My hands are beat up. I guess that shouldn’t be much of a surprise, but the combination of old scars and new wounds (fine, they’re more like boo-boos, but whatever) represent the bulk of the physical hardship of living out here.
The quarter-sized scar on the back of my right wrist is courtesy of the wood stove, as is the small scab on the back of my right thumb. Next to the burn on my thumb are two little marks where large splinters were pulled out. The back of my left thumb knuckle got skinned the other day while cleaning the chimney. And my left middle finger got nailed grabbing wood out of the shed.
There are also the pre-cabin scars like the one on my index finger from where the first knife I owned folded up on me while I was up in the apple tree at my parent’s old house. Plus the one on my right palm that ended with seven stitches after jamming my hand into a pile of broken glass at the bar during work.
There’s no doubt about it, my right hand takes the brunt of my abuse. I just read “The Old Man and The Sea” and that had a similar theme, but the old man thought his left hand was weak and stupid. He relied on his right hand and never had any doubts about its usefulness. I don’t think my left hand is useless, and in fact I have to admit that if I was going to lose a finger, I would prefer that it came from my right hand. I need all the fingers on my left hand to play guitar.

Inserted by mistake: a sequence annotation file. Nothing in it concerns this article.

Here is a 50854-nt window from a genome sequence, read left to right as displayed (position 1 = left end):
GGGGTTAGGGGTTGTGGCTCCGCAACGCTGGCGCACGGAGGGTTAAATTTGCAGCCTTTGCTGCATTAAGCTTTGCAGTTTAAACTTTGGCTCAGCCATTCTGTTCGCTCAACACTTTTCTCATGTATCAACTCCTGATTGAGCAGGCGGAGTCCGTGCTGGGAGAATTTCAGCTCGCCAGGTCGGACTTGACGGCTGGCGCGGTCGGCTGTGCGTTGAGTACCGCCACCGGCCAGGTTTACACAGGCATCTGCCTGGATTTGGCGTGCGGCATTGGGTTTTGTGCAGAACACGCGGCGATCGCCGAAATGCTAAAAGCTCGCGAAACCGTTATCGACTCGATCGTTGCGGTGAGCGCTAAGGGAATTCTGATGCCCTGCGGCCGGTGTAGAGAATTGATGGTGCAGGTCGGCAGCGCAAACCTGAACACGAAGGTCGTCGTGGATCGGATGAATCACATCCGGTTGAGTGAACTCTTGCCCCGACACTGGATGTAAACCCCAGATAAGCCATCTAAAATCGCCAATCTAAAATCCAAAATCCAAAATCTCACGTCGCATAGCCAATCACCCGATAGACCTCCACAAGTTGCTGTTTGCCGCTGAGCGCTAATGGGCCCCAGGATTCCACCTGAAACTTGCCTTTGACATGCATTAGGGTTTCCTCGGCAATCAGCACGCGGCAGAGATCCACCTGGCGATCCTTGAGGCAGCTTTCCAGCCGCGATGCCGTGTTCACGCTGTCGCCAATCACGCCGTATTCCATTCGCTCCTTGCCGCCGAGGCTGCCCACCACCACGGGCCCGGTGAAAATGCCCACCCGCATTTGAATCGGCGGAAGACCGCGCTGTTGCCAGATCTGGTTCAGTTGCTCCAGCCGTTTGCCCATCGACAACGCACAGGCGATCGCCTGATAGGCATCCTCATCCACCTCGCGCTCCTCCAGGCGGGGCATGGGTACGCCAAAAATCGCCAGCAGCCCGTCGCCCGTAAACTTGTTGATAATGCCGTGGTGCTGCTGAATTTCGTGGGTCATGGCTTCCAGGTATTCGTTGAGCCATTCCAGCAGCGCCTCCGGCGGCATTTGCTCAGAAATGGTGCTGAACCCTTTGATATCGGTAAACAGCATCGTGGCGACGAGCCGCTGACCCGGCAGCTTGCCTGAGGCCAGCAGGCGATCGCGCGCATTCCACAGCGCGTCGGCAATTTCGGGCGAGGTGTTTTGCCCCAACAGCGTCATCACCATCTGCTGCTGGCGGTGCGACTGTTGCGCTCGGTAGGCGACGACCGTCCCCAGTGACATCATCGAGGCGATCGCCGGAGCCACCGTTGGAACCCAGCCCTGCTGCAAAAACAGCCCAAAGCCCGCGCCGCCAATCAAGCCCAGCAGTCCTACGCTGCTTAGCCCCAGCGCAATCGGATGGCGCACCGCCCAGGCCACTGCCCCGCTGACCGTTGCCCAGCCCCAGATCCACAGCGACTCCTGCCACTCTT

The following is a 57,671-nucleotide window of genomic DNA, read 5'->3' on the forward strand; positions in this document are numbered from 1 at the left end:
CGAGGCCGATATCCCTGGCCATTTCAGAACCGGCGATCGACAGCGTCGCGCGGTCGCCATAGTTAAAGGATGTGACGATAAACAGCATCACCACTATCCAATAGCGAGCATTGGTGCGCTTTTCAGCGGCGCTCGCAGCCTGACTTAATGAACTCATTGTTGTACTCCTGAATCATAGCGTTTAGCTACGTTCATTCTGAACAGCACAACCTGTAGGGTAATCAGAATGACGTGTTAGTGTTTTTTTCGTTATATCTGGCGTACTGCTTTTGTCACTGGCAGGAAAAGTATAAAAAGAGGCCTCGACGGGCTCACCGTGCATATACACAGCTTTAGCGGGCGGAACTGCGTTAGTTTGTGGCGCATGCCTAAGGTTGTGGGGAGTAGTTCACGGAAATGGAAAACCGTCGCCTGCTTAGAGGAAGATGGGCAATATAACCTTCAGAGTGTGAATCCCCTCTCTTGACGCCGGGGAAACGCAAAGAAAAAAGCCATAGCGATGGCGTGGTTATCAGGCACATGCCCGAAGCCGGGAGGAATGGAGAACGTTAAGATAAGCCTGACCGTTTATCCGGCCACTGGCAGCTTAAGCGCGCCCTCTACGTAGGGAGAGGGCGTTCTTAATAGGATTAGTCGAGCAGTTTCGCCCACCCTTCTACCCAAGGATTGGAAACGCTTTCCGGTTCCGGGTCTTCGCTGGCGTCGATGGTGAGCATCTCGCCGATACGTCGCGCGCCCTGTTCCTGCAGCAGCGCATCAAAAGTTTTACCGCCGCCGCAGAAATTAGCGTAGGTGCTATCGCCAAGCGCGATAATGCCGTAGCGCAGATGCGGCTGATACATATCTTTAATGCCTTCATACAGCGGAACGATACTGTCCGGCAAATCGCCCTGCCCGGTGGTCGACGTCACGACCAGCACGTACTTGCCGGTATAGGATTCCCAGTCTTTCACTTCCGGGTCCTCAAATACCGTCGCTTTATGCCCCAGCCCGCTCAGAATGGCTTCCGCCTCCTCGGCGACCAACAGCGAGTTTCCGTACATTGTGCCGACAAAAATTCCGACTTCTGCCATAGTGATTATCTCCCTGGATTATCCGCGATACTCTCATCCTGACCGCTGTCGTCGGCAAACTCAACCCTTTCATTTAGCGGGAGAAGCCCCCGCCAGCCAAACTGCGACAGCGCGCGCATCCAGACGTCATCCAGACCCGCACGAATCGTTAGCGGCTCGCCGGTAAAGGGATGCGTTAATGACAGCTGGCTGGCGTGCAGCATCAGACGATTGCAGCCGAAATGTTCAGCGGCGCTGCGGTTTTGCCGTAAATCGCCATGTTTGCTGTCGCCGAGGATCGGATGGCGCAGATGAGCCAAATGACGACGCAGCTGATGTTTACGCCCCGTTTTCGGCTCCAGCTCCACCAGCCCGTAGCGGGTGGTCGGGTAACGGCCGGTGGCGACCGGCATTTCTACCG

One nice thing about the mildness of this winter, so far anyway, is that my feet haven’t been as frost bitten as I thought they would be. I developed frost bite on my feet years ago. Cramming my feet into ill-fitting and stiff down hill ski boots and skiing over one hundred days per year pretty much sealed my fate. I should have chosen boots that were comfortable, but I wanted racing boots even though I sucked at racing and was only on the team to get the free skiing. The tables have turned now, and since I no longer get free skiing, I no longer get frostbite. Truth is, I’d rather hit the slopes and deal with the frostbite.